As far as an underutilized feature, I think that has to be Referential Integrity. Some people think they can out perform it on their own. Sometimes it's true. But if they don't do all the checking, they can get into big problems. If shops used RI more often, we'd have better data integrity, more consistent information, and more usable data for a spectrum of uses.

Alex Robb: I think the most misunderstood feature is "Optimize for n Rows." People think it is a Yes/No option. The big benefit this feature offers is the way remote data is transmitted and synchronized. I still run into students who think "Optimize for n Rows" means they are calculating the number of rows they're going to retrieve, when it really controls the number of rows they are transmitting.

The most misused feature has to be Data Sharing. It's misuse greatly affects the locking and synchronization of remote systems.

Randy Ebersole: In my opinion, the most misunderstood feature is dynamic SQL. The reason is that there is still a belief that it requires a lot of overhead, can cause performance issues, and is hard to work with. Since its introduction, DB2 has grown tremendously, and dynamic SQL has become much friendlier. If managed properly, there is very little difference between dynamic SQL and static SQL. Why would a shop want to use it? Well, it provides another capability/option for development. In addition, it can also deliver more flexibility in some cases than static SQL. Many of the customers I visit won't look at it again because they feel it's old news. Often they are just not aware of the new options. If you want to learn more about these options, there is a white paper on the IBM site called "ODBC Applications and Callable Interfaces." Also, a new red book came out in August 2002 with an article called "Squeezing the Most out of Dynamic SQL."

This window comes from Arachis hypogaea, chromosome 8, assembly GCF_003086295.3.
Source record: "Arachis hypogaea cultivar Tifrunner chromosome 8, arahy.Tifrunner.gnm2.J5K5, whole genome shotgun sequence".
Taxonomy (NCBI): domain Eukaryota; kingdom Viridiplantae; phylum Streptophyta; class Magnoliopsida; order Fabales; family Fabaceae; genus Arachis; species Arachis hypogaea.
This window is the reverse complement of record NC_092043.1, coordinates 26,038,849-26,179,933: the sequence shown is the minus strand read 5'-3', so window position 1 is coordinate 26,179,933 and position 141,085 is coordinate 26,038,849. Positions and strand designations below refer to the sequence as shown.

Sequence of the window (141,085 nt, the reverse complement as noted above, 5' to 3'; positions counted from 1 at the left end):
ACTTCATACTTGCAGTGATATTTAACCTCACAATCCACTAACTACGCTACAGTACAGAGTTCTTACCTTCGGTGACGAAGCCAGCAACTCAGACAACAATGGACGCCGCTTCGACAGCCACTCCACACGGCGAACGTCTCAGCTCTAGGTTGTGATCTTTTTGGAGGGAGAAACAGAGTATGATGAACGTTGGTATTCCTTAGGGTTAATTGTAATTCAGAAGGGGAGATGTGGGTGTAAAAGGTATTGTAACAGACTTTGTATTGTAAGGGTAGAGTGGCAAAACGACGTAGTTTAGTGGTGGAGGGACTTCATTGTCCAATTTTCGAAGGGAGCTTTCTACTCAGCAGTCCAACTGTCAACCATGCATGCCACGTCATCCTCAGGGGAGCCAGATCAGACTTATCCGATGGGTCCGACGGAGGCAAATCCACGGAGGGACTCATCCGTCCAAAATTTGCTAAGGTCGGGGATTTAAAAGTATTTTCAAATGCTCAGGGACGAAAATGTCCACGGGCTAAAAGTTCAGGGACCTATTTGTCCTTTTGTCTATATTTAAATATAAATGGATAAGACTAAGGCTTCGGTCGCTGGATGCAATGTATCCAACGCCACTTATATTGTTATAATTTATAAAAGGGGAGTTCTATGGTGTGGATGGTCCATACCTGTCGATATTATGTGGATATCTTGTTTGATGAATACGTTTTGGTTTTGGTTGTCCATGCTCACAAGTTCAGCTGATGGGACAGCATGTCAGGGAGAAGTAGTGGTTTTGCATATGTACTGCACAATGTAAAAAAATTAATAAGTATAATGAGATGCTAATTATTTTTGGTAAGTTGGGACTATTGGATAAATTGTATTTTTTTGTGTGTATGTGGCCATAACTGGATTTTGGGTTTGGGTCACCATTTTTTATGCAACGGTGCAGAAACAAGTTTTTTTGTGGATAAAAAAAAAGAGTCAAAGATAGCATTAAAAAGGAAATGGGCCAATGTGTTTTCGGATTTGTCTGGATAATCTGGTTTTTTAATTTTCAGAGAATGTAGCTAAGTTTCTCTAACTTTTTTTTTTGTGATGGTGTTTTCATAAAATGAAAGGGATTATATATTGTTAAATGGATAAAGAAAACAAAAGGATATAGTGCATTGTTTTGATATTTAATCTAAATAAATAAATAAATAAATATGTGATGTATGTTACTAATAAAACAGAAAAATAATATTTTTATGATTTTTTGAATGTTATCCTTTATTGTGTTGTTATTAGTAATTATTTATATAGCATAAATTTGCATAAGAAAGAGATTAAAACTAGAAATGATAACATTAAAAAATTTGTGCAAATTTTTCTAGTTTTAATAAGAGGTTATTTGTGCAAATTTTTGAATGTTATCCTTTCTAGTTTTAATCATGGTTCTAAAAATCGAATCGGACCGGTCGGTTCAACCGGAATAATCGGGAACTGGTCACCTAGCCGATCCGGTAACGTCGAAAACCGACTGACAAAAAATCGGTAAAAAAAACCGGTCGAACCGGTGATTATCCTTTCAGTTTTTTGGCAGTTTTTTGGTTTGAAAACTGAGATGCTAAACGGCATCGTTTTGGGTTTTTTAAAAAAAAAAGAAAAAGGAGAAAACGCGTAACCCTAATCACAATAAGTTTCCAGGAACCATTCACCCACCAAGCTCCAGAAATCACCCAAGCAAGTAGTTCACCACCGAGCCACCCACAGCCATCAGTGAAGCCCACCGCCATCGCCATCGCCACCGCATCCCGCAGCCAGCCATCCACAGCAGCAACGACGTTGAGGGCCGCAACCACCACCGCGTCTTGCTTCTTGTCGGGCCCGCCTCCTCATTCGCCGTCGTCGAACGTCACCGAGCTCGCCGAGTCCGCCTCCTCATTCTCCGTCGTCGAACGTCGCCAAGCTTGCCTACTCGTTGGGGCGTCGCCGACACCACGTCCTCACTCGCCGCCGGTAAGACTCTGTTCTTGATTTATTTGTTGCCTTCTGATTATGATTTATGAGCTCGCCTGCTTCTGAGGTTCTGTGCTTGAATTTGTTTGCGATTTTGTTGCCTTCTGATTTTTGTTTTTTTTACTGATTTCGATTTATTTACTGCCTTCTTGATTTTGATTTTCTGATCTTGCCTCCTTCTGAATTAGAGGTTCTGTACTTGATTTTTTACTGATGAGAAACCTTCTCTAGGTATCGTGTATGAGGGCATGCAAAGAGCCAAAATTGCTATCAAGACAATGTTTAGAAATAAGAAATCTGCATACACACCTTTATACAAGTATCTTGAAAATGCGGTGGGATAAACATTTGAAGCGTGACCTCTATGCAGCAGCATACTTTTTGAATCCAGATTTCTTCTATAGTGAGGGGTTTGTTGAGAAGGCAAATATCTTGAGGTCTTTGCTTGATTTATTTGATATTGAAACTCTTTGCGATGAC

Betty Gray: In my experience it has to be lock avoidance. Development managers have got to learn to encourage their programmers to eliminate all ambiguous cursors. By simply doing this, they can realize enormous performance results. For example, a client of mine had a program running every night that took eight hours to complete. The only change they made in the program was to declare all the cursors explicitly FOR READ ONLY. The program then ran in under an hour — simple change-big results.